Roman Polanski regarding Tess
Film-maker Roman Polanski explains his decision to adapt Tess to the big screen.
- Europe > Poland
- Europe > United Kingdom > England
Discovered in Europe through his innovative films Knife in the Water and Cul-de-Sac, Poland's Roman Polanski, now a Frenchman, gained recognition in both France and the United States with thrillers such as Repulsion, with Catherine Deneuve.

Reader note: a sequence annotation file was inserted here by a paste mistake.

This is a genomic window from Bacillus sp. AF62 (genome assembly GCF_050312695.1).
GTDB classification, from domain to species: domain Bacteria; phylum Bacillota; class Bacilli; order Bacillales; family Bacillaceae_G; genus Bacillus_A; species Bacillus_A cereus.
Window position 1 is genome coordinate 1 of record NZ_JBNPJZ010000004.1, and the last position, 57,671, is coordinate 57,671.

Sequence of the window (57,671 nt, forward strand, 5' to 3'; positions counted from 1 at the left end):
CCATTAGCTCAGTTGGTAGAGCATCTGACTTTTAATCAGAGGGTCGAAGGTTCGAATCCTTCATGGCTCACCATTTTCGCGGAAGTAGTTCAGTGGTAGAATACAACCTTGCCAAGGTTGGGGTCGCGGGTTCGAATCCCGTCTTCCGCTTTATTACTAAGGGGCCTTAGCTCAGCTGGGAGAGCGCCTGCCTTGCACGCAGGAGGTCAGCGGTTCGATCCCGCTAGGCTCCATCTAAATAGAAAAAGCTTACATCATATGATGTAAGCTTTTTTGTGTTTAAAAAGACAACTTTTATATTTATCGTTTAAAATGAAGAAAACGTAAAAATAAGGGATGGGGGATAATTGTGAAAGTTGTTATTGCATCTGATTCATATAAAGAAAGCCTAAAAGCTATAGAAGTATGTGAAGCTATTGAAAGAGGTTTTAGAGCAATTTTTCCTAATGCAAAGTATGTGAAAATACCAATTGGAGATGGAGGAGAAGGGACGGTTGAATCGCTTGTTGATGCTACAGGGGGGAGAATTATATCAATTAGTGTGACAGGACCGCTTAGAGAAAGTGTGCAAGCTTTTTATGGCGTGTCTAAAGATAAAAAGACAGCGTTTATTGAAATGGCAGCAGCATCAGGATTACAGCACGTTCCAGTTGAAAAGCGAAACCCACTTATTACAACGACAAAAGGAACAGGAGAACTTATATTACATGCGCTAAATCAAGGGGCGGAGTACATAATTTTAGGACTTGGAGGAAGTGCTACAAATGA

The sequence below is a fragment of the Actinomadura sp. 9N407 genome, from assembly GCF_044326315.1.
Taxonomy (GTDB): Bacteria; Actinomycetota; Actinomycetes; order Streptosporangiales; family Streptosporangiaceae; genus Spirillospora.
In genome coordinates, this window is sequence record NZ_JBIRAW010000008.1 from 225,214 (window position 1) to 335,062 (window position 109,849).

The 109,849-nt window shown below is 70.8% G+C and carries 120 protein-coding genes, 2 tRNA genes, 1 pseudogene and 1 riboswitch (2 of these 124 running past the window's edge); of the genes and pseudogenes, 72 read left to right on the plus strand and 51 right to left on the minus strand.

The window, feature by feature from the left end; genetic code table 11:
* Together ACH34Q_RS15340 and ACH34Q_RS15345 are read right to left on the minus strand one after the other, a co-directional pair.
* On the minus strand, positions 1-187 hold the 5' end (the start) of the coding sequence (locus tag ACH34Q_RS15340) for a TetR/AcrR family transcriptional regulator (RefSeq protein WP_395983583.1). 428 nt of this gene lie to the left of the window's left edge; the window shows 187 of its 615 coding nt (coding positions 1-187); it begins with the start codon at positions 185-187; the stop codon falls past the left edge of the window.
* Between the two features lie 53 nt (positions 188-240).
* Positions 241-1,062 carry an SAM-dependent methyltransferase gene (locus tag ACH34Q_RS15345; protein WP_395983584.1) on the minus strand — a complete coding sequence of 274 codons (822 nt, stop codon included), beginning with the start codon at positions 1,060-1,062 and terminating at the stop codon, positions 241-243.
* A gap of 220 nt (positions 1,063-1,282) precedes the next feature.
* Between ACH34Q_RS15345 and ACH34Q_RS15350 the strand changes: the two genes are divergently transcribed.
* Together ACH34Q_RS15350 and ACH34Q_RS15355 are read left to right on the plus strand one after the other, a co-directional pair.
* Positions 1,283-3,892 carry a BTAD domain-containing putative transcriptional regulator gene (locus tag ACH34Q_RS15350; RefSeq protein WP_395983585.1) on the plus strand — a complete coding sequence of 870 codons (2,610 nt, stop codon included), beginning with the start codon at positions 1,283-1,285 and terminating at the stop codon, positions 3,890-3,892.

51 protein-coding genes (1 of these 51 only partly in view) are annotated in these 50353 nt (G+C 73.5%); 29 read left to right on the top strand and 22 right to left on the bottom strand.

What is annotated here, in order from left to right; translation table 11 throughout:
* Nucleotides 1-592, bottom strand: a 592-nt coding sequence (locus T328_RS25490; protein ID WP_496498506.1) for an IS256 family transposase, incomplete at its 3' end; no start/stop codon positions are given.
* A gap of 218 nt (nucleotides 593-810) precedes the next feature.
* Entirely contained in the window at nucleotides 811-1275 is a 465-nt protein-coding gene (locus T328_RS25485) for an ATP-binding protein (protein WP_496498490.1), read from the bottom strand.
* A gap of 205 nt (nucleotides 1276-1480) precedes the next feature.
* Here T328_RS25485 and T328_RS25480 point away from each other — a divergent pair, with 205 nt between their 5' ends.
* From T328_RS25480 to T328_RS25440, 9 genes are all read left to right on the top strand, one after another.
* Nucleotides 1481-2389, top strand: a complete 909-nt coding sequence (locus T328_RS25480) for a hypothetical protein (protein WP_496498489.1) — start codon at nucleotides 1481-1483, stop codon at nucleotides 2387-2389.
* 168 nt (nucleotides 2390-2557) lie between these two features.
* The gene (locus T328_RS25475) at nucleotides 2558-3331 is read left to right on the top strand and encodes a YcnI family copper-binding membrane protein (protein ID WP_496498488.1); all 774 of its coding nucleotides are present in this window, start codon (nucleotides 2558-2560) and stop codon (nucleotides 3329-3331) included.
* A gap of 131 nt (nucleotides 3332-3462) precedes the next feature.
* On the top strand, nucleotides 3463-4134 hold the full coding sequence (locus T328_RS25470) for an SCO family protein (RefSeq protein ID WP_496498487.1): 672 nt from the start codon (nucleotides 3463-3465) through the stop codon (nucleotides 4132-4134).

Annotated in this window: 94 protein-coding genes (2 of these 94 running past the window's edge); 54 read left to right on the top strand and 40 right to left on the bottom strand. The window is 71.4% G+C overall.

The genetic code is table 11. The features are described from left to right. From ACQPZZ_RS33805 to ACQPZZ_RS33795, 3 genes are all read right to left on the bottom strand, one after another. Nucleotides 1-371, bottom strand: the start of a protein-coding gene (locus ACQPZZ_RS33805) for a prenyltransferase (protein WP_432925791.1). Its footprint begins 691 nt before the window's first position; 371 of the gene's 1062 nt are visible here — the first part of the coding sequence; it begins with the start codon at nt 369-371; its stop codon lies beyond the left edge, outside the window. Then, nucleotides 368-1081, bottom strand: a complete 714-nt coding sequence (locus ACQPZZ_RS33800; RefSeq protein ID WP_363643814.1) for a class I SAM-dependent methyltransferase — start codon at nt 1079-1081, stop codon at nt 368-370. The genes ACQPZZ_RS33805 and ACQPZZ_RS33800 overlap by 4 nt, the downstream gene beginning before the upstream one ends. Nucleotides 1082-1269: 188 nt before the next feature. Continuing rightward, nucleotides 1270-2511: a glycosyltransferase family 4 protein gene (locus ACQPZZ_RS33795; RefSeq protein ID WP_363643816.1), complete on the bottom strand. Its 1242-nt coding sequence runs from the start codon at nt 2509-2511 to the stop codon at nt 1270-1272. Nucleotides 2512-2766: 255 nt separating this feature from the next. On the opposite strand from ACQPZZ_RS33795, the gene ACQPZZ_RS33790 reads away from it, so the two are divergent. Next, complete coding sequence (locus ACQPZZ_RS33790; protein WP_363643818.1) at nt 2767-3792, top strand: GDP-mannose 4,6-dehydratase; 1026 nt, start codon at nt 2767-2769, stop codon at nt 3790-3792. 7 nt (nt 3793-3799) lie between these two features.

His decision to use a romantic English novel therefore surprised both critics and viewers: Thomas Hardy's Tess of the d'Urbervilles (1891) tells the story of the tragic destiny of a young peasant woman in search of love. Polanski started working on Tess as a tribute to his wife Sharon Tate, who was assassinated in gruesome circumstances in 1968, and maybe also as a reaction to rape accusations that he escaped from in the United States in 1976. Tate, who introduced him to the novel, had things in common with Tess, which he discussed in his memoirs Roman by Polanski. Co-produced by Claude Berri and featuring a large budget, the shoot of Tess was plunged into grief after the death of chief cinematographer Geoffrey Unsworth and disrupted by a strike by the technical team. Nevertheless, he brought recognition to a then unknown 18 year old Nastassja Kinski, and collected a harvest of awards, including Césars for best picture, best director, and best cinematographer, as well as Oscars for best art direction-set decoration, best cinematography, and best costume design.